The average property tax in Montgomery County is $3.75 per $100 of assessed valuation, with the specific rate depending on location and services.

If assessments are cut, said Potter, the council will be "reluctant to wipe out the surplus" by using it to cover the loss in expected taxes that Lee's bill would cause. potter said the council might want to use a surplus for other things, such as education services. "Federal aid for education is very unreliable," said Potter. "It can get cut off."

Gleason's budget for fiscal 1979, which begins July 1, will be submitted to the County Council. Some county agencies have asked for more than expected, according to John W. Short, director of the budget office. Even with out increased appropriations, Short added, inflation is expected to boost the cost of operating county government from the current $516.6 million to an estimated $550 million.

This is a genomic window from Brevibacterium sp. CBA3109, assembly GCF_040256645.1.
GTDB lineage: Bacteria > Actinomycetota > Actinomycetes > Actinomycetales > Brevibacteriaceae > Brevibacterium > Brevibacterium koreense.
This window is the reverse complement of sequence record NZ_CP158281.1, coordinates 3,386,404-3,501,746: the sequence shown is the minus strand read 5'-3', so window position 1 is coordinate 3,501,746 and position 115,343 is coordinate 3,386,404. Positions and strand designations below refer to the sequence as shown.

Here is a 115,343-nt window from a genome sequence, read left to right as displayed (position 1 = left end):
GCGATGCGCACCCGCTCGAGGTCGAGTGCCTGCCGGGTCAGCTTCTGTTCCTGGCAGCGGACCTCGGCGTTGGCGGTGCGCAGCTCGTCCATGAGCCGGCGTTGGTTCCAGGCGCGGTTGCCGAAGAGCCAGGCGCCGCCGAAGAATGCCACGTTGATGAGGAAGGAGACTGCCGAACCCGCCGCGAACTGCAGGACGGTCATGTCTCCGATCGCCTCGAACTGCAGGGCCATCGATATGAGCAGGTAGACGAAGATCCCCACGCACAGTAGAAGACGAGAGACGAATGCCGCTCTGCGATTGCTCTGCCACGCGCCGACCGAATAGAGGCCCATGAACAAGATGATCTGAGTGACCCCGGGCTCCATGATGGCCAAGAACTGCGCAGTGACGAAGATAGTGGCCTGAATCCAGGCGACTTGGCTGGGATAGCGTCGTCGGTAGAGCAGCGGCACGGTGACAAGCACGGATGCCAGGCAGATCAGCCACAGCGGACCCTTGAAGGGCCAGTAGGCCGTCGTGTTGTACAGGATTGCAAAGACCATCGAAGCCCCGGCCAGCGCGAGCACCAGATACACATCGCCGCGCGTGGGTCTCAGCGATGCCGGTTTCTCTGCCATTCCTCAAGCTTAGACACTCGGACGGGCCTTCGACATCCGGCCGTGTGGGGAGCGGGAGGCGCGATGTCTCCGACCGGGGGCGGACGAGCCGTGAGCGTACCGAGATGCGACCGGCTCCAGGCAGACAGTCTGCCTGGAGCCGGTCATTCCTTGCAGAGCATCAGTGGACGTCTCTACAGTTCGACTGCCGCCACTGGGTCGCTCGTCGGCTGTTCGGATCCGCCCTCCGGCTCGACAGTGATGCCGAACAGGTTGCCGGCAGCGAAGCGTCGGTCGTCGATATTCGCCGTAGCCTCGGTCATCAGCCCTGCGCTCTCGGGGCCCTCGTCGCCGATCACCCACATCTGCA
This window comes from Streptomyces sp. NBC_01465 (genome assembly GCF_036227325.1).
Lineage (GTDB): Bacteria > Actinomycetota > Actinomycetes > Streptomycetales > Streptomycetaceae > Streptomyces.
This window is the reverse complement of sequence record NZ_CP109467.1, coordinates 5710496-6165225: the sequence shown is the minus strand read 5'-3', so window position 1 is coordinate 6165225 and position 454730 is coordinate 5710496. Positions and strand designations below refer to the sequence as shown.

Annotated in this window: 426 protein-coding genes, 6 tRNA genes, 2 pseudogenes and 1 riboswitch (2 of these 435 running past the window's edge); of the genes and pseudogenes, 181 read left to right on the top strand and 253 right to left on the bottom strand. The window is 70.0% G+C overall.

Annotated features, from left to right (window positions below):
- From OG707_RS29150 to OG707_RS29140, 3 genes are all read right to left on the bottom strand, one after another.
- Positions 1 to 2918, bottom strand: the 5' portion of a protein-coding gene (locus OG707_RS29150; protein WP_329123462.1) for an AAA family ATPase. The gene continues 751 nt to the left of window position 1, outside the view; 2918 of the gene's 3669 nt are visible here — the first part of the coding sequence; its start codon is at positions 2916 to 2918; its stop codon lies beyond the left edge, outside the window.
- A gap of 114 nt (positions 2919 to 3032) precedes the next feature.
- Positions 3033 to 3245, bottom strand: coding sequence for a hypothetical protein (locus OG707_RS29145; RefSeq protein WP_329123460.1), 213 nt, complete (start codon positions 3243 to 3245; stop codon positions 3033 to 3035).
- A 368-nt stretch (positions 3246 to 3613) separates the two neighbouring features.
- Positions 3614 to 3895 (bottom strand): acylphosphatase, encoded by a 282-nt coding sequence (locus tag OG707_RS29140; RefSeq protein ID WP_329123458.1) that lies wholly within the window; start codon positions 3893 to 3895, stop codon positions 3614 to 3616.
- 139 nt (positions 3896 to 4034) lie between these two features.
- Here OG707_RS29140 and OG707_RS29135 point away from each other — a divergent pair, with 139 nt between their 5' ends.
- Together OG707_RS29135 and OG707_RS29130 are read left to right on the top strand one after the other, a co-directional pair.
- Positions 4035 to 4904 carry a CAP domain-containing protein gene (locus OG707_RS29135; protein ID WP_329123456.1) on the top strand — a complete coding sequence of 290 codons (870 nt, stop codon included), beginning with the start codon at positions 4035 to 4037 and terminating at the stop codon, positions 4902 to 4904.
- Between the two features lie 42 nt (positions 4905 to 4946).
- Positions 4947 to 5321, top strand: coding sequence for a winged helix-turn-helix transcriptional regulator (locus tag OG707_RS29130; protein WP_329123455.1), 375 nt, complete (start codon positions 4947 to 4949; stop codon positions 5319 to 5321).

The county, meanwhile, expects to lose at least $2 million in state aid to education and $2.5 million in federal aid, according to Short. Last year the county received $107 million in federal and state monies.

The county's assessment base is up from $6.445 billion to $7.2 billion, according to Short. Of that, $109 million is in new construction, he said.

The public school system, which last year received 51.9 percent of the countys budget, this year asked for funding that is about $16 million more than last year and $3 million more than recommended by the County Council. Super intendent Charles M. Bernardo recommended a $270.8 million budget and the school board increased it to $271.6 million.

"Berbardo recommended more than I expected," said Short, "and I thought the school board would cut somethings, but instead they added."